Virtually any receptacle can be used as a measuring cup, as the worktop can gauge the volume of its contents.
THE COOKING THERMOMETER
Sensors in the hobs and ovens will be able to measure precisely the temperature of a pot on the boil or a casserole in the roaster.
Who needs tablets when your entire worktop functions as an interactive touchscreen?
Unless they are tomes handed down from previous generations, recipe books seem quaint and anachronistic.
Where Have All The Handles Gone?
With living spaces increasingly melding into kitchen and/or dining areas, there has never been a greater need for kitchen appliances to look as sleek as your Macbook Pro, Sony Bravia or Bang & Olufsen Beolab. Miele has known this for some time; its range of built-in ovens, hobs and hoods, fridges and espresso machines are consistently as easy on the eye as they are a pleasure to use.
At Eurocucina, the brand took things to the next level, unveiling its Artline series of completely handleless built-in appliances that blend seamlessly with flush furniture fronts. When asked about the significance of this development, the brand’s executive director, Markus Miele, replies: “In the last couple of years, more and more kitchens (are being designed with handleless cabinet doors). It looks nice, but then you also have to come up with a solution for the appliances. We looked deep into that issue, and found a way to open the appliances by touch.”
Indeed, a gentle touch of the sensor integrated in the fascia is all it takes to open the appliance. Miele calls this the “Touch2open” function, but this apparent simplicity belies a complex operation. The sensor triggers a small motorised device, which releases the door but also controls its motion until it reaches the fully open position. Doors are closed manually.
“We showed the Artline at [electronics trade show] IFA 2015 to some architects and designers, and they really liked it,” says Markus Miele. And they are not the only ones. According to executive director Reinhard Zinkann, the response has also been very positive among high-end kitchen manufacturers. “There is more and more a trend that appliances are hidden,” he offers. “In those cases, the handle would get in the way. As such, kitchen manufacturers love (the Artline).”
The Artline range encompasses convection-, microwave- and combination steam ovens; warmer- and vacuum-sealing drawers; and a wine chiller. The models are based on existing appliances in Miele’s current G 6000 portfolio. Besides the Touch2open function, the series also has a new colour, graphite grey, which is a better match for muted palettes than the current brilliant white or obsidian black.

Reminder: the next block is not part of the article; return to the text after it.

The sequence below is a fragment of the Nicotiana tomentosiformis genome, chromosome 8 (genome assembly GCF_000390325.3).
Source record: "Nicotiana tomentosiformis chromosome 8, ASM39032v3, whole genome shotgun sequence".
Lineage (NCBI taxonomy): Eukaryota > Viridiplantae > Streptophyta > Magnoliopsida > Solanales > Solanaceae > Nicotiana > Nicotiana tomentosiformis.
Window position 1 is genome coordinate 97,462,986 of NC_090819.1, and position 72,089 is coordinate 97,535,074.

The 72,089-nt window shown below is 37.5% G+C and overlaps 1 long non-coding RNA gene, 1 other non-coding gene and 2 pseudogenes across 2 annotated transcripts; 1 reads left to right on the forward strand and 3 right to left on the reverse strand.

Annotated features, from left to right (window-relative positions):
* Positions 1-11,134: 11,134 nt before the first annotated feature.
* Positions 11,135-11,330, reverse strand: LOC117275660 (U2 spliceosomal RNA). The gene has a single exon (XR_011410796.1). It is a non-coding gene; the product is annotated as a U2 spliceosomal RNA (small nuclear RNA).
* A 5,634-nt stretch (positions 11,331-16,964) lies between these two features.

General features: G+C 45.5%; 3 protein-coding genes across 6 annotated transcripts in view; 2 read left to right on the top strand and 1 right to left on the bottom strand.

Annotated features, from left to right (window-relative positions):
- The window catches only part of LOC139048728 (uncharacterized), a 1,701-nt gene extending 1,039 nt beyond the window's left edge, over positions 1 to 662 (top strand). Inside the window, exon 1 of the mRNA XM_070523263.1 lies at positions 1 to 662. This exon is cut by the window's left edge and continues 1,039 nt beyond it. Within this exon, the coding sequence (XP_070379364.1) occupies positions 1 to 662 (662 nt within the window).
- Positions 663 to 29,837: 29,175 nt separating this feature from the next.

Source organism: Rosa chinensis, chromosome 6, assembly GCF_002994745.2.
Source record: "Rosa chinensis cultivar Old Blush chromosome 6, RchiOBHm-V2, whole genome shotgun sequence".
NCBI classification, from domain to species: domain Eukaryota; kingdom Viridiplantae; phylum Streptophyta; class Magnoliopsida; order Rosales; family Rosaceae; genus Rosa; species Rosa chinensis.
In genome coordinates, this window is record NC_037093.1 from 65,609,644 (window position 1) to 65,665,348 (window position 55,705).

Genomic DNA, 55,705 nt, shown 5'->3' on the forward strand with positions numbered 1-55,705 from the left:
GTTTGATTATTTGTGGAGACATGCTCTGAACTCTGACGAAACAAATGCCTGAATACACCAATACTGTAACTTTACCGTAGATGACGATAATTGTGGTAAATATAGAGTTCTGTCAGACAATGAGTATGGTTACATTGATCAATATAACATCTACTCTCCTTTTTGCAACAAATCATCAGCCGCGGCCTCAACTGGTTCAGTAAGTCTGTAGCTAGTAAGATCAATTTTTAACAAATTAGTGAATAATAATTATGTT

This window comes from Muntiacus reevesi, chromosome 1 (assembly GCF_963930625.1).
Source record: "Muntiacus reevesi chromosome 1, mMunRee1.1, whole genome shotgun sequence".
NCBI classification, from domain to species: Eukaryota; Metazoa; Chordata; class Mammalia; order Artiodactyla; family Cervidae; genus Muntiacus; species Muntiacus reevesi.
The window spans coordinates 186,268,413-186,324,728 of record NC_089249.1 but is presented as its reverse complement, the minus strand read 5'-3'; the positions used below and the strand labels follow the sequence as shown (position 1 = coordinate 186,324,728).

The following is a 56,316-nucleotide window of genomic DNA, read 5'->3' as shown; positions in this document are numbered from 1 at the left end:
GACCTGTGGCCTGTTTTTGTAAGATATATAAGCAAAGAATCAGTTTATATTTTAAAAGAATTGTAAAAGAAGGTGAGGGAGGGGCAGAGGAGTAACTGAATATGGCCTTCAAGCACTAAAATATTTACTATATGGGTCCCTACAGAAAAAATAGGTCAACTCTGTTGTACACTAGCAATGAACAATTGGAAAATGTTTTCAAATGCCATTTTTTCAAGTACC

Attention to Detail
So the modern dishwasher is more or less fully evolved. Like a crocodile or a shark, its form is perfect, right? Well, think again. Miele’s new G 6000 Ecoflex dishwasher boasts two key upgrades that might leave you floored, as it did us during its launch at Eurocucina.
The first concerns energy consumption.
Dishwashers that promise low energy and water consumption often compensate by having long cycle times of two or more hours. Worse still, the crockery and cutlery emerge without being perfectly cleaned. This is a common bugbear that Miele sought to address, using a specially formulated fast-dissolving tablet (it takes only two to three minutes to dissolve fully) and a new Quickpowerwash programme that washes and dries the load in just 58 minutes – quite the godsend, if one entertains frequently.
This it manages to do thanks to an Ecotech heat storage unit, located in the right-hand side panel. This device comprises two separate water circuits. One circuit transports fresh tap water, while the other contains hot water from the last programme stage. The hot water circulates in a series of loops to heat the fresh water. By so doing, it reduces the electricity required to heat the incoming water supply. According to Miele, this translates to annual savings of about 50kWh in an average household.
The second innovation is more practical, concerning the configuration of the two-tier internal baskets. The new design is something that managing director Markus Miele appreciates. “What I like are the many ideas we included in the baskets,” he says. “When it comes to stemware or delicate glasses, I had the problem of storing them the right way. We’ve introduced some features that make it much easier. They are little things, but those little things add up to make a great machine.”
For instance, hinged spikes in the upper and lower baskets, which accommodate tall stemware, large platters or bulky pans and dishes. Or the new 3-D cutlery drawer above the upper basket, which features two hinged rows of spikes in the central section. These can be lowered to create space for, say, a large ladle. But in the upright position, they create partitions so that knives can be securely positioned and thoroughly washed and dried on all sides.